(I am not sure whether it is more common to define the above matrix as the transpose of what I have above.) Anyway, for a positive price of widgets and positive wages, the signs of the second derivatives are as follows:

The signs along the principal diagonal show that the slopes of the per-unit input demand functions slope down. That is, given prices for all but one input, a lower price of that input is associated with a willingness of the firm to employ more of that input per unit produced. The positivity of the off-diagonal elements of the above matrix show that widgets, considered as inputs; unskilled labor; and skilled labor are all substitutes, not complements, in some sense. These signs for the matrix of second derivatives of the indirect average cost function are also conventional properties for cost functions.

**3.0 Full Industry Equilibrium**

Suppose the industry in which widgets are produced has no barriers to entry or exit. Thus, in the long run, economic profits will have been competed away. For firms to be earning no economic profits, the price of widgets must be equal to the average cost of manufacturing them:

p=c(p,w_{1},w_{2})

So far, no numeraire has been specified. Let widgets themselves be numeraire. Then:

1 =c(w_{1},w_{2})

where the argument in the indirect average cost function for widgets has been dropped as otiose.

Consider various levels of *w*_{1}, the wage of unskilled labor. For the industry to continue to be in long run equilibrium, the wage of skilled labor, *w*_{2}, must vary as well, thereby leaving the average cost of producing a widget as unity. Figure 2 illustrates the resulting wage-wage frontier. (Figures are drawn for *s* = 1/10 and γ = 2/3.) The highest wage for unskilled labor (when the wage for skilled labor is zero) is ((2 - *s*)^{1/2} - 1)^{2}. Since this model is symmetric in skilled and unskilled labor, the highest wage for unskilled labor is likewise ((2 - *s*)^{1/2} - 1)^{2}. As long as the rate of accounting profits is zero and technology is given, the wage of unskilled labor can only be higher if the wage of skilled labor is lower.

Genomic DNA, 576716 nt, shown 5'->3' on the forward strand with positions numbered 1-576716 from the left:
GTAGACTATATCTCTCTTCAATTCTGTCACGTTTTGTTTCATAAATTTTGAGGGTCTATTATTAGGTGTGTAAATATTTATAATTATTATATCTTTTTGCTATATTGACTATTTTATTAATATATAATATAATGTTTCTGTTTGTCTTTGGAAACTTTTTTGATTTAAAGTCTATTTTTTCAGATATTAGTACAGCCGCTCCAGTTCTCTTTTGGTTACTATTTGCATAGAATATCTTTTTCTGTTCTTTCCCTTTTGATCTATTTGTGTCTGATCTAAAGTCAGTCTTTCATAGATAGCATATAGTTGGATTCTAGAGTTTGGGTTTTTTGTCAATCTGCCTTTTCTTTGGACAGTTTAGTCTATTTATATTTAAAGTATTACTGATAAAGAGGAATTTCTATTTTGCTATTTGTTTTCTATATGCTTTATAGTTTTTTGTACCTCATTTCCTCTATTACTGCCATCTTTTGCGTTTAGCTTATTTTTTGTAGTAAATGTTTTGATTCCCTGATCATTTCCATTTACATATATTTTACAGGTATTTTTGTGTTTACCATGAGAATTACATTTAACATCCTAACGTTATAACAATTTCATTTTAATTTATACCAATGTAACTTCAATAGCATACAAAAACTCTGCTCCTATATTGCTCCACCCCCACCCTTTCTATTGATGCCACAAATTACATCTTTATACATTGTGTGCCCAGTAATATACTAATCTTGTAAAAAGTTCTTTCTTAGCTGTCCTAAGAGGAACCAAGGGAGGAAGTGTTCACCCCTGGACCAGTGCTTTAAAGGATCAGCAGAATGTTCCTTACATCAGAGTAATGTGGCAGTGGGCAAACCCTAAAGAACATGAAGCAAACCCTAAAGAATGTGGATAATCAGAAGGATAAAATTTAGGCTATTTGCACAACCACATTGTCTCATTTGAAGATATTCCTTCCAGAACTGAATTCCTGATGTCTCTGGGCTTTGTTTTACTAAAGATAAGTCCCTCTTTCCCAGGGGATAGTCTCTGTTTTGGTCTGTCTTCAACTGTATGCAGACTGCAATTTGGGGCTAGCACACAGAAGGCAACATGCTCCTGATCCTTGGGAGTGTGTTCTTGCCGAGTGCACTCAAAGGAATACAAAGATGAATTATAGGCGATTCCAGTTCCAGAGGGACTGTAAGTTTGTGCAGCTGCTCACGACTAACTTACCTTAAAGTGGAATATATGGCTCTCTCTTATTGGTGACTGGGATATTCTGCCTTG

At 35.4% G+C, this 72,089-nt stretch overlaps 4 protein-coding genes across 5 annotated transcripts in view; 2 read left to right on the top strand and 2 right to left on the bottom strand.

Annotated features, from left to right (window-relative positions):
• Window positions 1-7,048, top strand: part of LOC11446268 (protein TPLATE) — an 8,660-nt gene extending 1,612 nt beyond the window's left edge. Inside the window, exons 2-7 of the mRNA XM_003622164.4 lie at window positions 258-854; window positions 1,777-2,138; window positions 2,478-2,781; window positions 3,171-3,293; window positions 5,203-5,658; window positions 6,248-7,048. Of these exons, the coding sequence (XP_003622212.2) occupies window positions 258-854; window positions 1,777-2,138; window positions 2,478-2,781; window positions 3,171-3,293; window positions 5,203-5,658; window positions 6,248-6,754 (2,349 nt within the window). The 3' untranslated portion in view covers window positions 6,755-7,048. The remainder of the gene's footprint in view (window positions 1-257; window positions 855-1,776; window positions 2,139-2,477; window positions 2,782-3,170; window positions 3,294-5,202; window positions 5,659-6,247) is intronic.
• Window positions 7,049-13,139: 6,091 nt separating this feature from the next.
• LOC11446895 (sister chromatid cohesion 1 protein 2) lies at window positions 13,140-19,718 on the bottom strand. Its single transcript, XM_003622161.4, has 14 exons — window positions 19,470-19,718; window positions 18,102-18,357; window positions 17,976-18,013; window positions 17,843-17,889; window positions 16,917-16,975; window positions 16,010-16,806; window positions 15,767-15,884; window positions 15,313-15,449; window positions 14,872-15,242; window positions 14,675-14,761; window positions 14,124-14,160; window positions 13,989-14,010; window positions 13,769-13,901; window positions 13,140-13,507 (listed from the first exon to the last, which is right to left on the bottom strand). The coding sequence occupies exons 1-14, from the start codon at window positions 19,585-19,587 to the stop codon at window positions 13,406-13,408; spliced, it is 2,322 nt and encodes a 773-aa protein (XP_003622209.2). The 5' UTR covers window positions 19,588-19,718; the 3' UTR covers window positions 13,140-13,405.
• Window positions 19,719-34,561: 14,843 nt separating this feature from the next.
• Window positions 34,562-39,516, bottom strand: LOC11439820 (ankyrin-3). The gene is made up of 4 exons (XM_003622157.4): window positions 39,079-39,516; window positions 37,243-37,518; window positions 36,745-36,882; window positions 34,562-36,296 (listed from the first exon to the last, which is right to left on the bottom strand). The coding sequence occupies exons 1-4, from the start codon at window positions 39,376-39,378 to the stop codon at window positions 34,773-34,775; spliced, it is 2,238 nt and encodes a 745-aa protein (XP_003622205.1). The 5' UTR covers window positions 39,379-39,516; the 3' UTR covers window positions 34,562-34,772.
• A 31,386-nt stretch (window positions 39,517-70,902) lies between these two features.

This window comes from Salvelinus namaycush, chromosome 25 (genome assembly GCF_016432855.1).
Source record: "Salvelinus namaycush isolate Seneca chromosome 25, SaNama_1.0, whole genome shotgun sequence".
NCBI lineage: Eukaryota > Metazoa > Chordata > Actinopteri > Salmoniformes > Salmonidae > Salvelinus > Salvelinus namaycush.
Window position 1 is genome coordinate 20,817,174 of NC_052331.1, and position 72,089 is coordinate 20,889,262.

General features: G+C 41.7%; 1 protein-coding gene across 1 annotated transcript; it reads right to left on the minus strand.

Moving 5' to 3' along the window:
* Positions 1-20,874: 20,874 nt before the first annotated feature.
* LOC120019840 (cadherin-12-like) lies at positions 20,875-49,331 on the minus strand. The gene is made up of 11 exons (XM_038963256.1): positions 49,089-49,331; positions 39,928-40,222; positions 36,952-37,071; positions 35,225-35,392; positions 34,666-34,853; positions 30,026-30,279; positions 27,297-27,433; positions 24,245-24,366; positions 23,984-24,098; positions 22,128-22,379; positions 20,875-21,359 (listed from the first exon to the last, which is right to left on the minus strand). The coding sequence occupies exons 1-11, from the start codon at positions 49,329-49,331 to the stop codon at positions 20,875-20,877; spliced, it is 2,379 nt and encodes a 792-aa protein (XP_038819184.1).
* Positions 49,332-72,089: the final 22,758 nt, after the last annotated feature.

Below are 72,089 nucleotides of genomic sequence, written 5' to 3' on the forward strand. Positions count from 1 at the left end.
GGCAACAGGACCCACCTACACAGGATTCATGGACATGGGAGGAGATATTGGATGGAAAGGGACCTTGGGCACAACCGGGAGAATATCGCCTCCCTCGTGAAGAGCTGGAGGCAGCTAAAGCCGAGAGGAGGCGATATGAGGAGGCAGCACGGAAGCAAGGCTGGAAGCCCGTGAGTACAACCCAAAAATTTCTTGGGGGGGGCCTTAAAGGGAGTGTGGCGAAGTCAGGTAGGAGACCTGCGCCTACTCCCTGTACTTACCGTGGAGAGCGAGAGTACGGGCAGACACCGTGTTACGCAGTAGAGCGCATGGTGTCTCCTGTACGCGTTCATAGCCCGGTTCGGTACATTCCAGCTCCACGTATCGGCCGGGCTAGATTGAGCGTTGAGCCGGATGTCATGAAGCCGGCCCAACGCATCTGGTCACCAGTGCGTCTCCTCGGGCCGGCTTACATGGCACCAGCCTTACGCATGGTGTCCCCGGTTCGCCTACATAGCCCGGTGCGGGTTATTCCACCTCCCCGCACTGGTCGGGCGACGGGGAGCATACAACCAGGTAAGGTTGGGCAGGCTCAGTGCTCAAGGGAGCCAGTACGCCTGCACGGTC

Figure 2: Wage-Wage Frontier |

The wage-wage frontier can be used to find the wage of skilled labor for a given wage of unskilled labor between zero and the maximum. In other words, the frontier is helpful in calculating the ratio of the wage of skilled labor to the wage of unskilled labor, given the wage of unskilled labor. This ratio of wages is independent of the choice of the numeraire.

**4.0 Capital and Labor**

With the chosen numeraire, the capital-output ratio is:

k(w_{1},w_{2}) =s+ (w_{1})^{1/2}+ (w_{2})^{1/2}

Given the wage of unskilled labor, one can find the wage of skilled labor and, consequently, both the ratio of wages of the two types of labor and the capital-output ratio. Figure 1, at the start of this post, graphs the capital-output ratio as the derived function of the ratio of wages.